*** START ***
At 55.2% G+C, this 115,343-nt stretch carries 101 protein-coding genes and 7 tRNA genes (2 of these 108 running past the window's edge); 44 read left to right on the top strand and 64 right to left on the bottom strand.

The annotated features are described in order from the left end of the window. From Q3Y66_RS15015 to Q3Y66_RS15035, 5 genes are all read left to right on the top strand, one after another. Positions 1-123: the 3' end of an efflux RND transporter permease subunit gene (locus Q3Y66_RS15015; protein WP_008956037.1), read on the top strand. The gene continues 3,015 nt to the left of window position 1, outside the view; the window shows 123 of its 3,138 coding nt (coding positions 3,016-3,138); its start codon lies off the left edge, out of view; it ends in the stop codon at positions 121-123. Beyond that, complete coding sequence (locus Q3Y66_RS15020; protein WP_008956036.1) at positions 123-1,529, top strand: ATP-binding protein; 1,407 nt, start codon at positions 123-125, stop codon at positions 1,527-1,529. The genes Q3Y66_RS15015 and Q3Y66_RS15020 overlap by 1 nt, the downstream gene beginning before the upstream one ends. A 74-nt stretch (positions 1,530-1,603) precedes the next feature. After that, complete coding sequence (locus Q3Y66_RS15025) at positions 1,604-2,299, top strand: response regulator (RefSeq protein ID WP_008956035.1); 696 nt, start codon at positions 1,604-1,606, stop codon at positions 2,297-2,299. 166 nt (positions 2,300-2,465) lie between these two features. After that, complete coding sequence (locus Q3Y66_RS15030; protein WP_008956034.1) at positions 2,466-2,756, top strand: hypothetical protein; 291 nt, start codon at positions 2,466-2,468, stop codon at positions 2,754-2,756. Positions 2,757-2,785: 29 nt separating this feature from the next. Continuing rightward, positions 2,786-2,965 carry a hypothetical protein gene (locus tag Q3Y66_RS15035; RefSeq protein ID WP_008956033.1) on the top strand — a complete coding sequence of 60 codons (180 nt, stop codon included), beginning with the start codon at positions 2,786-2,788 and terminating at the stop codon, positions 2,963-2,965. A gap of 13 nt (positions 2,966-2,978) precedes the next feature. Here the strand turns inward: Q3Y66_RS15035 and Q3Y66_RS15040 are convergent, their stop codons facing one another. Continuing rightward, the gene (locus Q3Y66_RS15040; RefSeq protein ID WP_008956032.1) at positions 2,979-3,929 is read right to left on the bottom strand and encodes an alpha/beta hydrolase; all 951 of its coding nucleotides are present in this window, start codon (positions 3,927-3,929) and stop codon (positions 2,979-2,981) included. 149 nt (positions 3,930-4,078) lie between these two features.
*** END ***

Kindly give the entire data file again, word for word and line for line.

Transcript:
At 55.2% G+C, this 115,343-nt stretch carries 101 protein-coding genes and 7 tRNA genes (2 of these 108 running past the window's edge); 44 read left to right on the top strand and 64 right to left on the bottom strand.

The annotated features are described in order from the left end of the window. From Q3Y66_RS15015 to Q3Y66_RS15035, 5 genes are all read left to right on the top strand, one after another. Positions 1-123: the 3' end of an efflux RND transporter permease subunit gene (locus Q3Y66_RS15015; protein WP_008956037.1), read on the top strand. The gene continues 3,015 nt to the left of window position 1, outside the view; the window shows 123 of its 3,138 coding nt (coding positions 3,016-3,138); its start codon lies off the left edge, out of view; it ends in the stop codon at positions 121-123. Beyond that, complete coding sequence (locus Q3Y66_RS15020; protein WP_008956036.1) at positions 123-1,529, top strand: ATP-binding protein; 1,407 nt, start codon at positions 123-125, stop codon at positions 1,527-1,529. The genes Q3Y66_RS15015 and Q3Y66_RS15020 overlap by 1 nt, the downstream gene beginning before the upstream one ends. A 74-nt stretch (positions 1,530-1,603) precedes the next feature. After that, complete coding sequence (locus Q3Y66_RS15025) at positions 1,604-2,299, top strand: response regulator (RefSeq protein ID WP_008956035.1); 696 nt, start codon at positions 1,604-1,606, stop codon at positions 2,297-2,299. 166 nt (positions 2,300-2,465) lie between these two features. After that, complete coding sequence (locus Q3Y66_RS15030; protein WP_008956034.1) at positions 2,466-2,756, top strand: hypothetical protein; 291 nt, start codon at positions 2,466-2,468, stop codon at positions 2,754-2,756. Positions 2,757-2,785: 29 nt separating this feature from the next. Continuing rightward, positions 2,786-2,965 carry a hypothetical protein gene (locus tag Q3Y66_RS15035; RefSeq protein ID WP_008956033.1) on the top strand — a complete coding sequence of 60 codons (180 nt, stop codon included), beginning with the start codon at positions 2,786-2,788 and terminating at the stop codon, positions 2,963-2,965. A gap of 13 nt (positions 2,966-2,978) precedes the next feature. Here the strand turns inward: Q3Y66_RS15035 and Q3Y66_RS15040 are convergent, their stop codons facing one another. Continuing rightward, the gene (locus Q3Y66_RS15040; RefSeq protein ID WP_008956032.1) at positions 2,979-3,929 is read right to left on the bottom strand and encodes an alpha/beta hydrolase; all 951 of its coding nucleotides are present in this window, start codon (positions 3,927-3,929) and stop codon (positions 2,979-2,981) included. 149 nt (positions 3,930-4,078) lie between these two features.